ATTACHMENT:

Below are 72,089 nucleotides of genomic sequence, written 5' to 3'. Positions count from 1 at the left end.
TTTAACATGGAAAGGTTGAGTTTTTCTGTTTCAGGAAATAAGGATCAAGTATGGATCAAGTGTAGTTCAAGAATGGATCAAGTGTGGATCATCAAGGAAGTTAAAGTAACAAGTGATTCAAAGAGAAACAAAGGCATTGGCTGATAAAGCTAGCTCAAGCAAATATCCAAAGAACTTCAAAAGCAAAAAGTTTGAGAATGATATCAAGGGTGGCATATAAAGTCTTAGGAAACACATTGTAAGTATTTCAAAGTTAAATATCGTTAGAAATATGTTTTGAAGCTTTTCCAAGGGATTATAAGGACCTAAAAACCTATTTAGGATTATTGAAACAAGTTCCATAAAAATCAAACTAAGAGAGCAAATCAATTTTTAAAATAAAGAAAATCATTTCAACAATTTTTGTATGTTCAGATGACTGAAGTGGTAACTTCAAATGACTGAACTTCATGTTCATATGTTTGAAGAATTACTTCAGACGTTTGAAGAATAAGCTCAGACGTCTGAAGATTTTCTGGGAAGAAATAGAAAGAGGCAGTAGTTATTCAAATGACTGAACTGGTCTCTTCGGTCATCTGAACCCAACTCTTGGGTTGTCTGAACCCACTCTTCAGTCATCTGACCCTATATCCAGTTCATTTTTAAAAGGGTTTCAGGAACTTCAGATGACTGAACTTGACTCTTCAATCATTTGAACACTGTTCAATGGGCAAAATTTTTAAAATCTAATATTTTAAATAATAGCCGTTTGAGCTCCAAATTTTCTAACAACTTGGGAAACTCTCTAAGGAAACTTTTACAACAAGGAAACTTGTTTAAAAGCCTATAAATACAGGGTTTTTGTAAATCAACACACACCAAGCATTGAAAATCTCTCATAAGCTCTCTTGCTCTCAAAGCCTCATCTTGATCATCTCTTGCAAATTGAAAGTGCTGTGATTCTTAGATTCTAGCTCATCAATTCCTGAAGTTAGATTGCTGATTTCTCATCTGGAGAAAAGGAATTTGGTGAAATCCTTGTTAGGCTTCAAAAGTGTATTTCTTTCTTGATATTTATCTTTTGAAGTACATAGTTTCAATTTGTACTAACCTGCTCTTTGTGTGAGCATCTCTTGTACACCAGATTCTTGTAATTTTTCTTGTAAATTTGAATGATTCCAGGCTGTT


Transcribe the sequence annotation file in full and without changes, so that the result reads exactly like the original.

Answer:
Below are 72,089 nucleotides of genomic sequence, written 5' to 3'. Positions count from 1 at the left end.
TTTAACATGGAAAGGTTGAGTTTTTCTGTTTCAGGAAATAAGGATCAAGTATGGATCAAGTGTAGTTCAAGAATGGATCAAGTGTGGATCATCAAGGAAGTTAAAGTAACAAGTGATTCAAAGAGAAACAAAGGCATTGGCTGATAAAGCTAGCTCAAGCAAATATCCAAAGAACTTCAAAAGCAAAAAGTTTGAGAATGATATCAAGGGTGGCATATAAAGTCTTAGGAAACACATTGTAAGTATTTCAAAGTTAAATATCGTTAGAAATATGTTTTGAAGCTTTTCCAAGGGATTATAAGGACCTAAAAACCTATTTAGGATTATTGAAACAAGTTCCATAAAAATCAAACTAAGAGAGCAAATCAATTTTTAAAATAAAGAAAATCATTTCAACAATTTTTGTATGTTCAGATGACTGAAGTGGTAACTTCAAATGACTGAACTTCATGTTCATATGTTTGAAGAATTACTTCAGACGTTTGAAGAATAAGCTCAGACGTCTGAAGATTTTCTGGGAAGAAATAGAAAGAGGCAGTAGTTATTCAAATGACTGAACTGGTCTCTTCGGTCATCTGAACCCAACTCTTGGGTTGTCTGAACCCACTCTTCAGTCATCTGACCCTATATCCAGTTCATTTTTAAAAGGGTTTCAGGAACTTCAGATGACTGAACTTGACTCTTCAATCATTTGAACACTGTTCAATGGGCAAAATTTTTAAAATCTAATATTTTAAATAATAGCCGTTTGAGCTCCAAATTTTCTAACAACTTGGGAAACTCTCTAAGGAAACTTTTACAACAAGGAAACTTGTTTAAAAGCCTATAAATACAGGGTTTTTGTAAATCAACACACACCAAGCATTGAAAATCTCTCATAAGCTCTCTTGCTCTCAAAGCCTCATCTTGATCATCTCTTGCAAATTGAAAGTGCTGTGATTCTTAGATTCTAGCTCATCAATTCCTGAAGTTAGATTGCTGATTTCTCATCTGGAGAAAAGGAATTTGGTGAAATCCTTGTTAGGCTTCAAAAGTGTATTTCTTTCTTGATATTTATCTTTTGAAGTACATAGTTTCAATTTGTACTAACCTGCTCTTTGTGTGAGCATCTCTTGTACACCAGATTCTTGTAATTTTTCTTGTAAATTTGAATGATTCCAGGCTGTT